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medieval-religion: Scholarly discussions of medieval religion and culture

Apologies for (slightly) Off Topic ...


Any one with access to the "Church Times" - a well-respected newspaper of 
the Church of England - will find that its centre fold feature article this 
week in on the Great Os.

(You could try www.churchtimes.co.uk but this feature may not be available 
to non-subscribers until NEXT week - but worth waiting for!)

There is a brief historical background and then each antiphon in English and 
Latin, followed by a sonnet of meditation by a C of E priest. Each "O" is 
illustrated with an evocative roundel. The whole thing is beautiful.

The commentator also points out that the initials of the Titles (which one 
might observe after reading the final one) spell backwards: ERO CRAS [ I 
will come tomorrow] which is a glorious bit of mediaeval wordplay!


----- Original Message ----- 
From: "John Briggs" <[log in to unmask]>
To: <[log in to unmask]>
Sent: Wednesday, December 17, 2008 5:18 PM
Subject: Re: [M-R] saints of the day 16. December


> medieval-religion: Scholarly discussions of medieval religion and culture
>
> John Briggs wrote:
>> Cormack, Margaret Jean wrote:
>> >
>> > Dear John,
>> > Could you remind us what 'O Sapientia' is all about?
>> > Meg
>>
>> "O Sapientia" is the first of the Christmas "O"
>> Antiphons. "O Sapientia" is on 16 December in the Sarum
>> Calendar, but on 17 December in other calendars. (I shall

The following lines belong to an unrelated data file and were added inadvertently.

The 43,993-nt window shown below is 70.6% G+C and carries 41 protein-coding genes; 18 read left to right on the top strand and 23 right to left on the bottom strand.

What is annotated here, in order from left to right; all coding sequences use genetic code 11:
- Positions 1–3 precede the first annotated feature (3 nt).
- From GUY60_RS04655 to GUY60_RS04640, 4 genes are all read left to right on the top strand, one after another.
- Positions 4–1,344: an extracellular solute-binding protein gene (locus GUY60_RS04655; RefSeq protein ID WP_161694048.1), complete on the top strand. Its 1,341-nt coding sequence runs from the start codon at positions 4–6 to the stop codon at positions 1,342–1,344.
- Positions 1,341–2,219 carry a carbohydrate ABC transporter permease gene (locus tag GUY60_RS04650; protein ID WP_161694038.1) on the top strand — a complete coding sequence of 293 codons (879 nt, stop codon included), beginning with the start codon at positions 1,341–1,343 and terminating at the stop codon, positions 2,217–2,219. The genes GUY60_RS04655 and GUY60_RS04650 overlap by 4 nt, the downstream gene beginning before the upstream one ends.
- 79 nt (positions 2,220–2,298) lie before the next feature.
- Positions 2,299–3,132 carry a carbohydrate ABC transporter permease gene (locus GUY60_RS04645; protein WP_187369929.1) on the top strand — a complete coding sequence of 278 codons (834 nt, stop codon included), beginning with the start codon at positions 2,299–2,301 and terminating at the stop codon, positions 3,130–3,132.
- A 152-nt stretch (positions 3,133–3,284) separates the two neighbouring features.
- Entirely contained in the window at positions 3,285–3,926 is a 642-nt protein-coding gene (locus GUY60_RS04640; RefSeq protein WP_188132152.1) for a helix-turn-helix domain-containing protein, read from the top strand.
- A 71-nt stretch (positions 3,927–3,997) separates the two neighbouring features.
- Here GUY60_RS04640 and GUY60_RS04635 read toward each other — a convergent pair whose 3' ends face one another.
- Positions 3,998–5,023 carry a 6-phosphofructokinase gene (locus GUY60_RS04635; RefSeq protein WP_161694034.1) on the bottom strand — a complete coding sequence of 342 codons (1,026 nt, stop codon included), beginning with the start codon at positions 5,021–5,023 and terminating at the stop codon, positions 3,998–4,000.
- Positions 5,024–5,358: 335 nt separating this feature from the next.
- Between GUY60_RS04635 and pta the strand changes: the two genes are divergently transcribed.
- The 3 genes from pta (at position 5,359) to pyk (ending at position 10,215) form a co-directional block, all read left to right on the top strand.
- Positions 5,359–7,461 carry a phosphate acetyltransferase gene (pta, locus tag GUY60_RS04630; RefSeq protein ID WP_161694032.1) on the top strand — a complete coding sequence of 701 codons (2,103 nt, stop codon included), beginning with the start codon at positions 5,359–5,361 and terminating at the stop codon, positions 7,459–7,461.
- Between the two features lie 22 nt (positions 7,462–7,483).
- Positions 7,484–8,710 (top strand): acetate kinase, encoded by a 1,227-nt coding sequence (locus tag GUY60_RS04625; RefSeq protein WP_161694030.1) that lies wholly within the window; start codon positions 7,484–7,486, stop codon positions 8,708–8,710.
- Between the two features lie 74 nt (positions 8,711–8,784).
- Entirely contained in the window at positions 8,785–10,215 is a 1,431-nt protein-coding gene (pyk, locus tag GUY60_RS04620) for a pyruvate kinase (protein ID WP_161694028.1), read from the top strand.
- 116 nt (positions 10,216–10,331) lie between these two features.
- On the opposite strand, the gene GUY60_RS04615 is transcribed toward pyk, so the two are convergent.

>> have to do some digging to establish the precise
>> situation at York!)
>
> To clarify further: the seven "O" antiphons are daily Magnificat antiphons
> for 17th to 23rd December and they are:
>
> O Sapientia
> O Adonay
> O Radix Jesse
> O Clavis David
> O Oriens splendor
> O Rex gentium
> O Emmanuel
>
> Sarum (and York, and Hereford) add "O virgo virginum" on 23rd December, 
> and
> so start the sequence a day earlier, on 16th December.
>
> Both York and Sarum (I haven't checked Hereford) have a 9th "O" antiphon 
> ("O
> Thoma didime") for the feast of Thomas the Apostle on 21st December. The
> Sarum Breviary doesn't fully explain how this is fitted in, as it 
> definitely
> specifies "O Thoma didime" as the Magnificat antiphon for both First and
> Second Vespers, whereas the York Breviary says that for First Vespers on
> 20th December "O Thoma didime" is the Magnificat antiphon, with "O Oriens
> splendor" as an additional antiphon.  For Second Vespers on 21st December,
> "Quia vidisti me, Thoma" is the Magnificat antiphon and "O Rex gentium" 
> the
> additional antiphon.
>
> John Briggs
>
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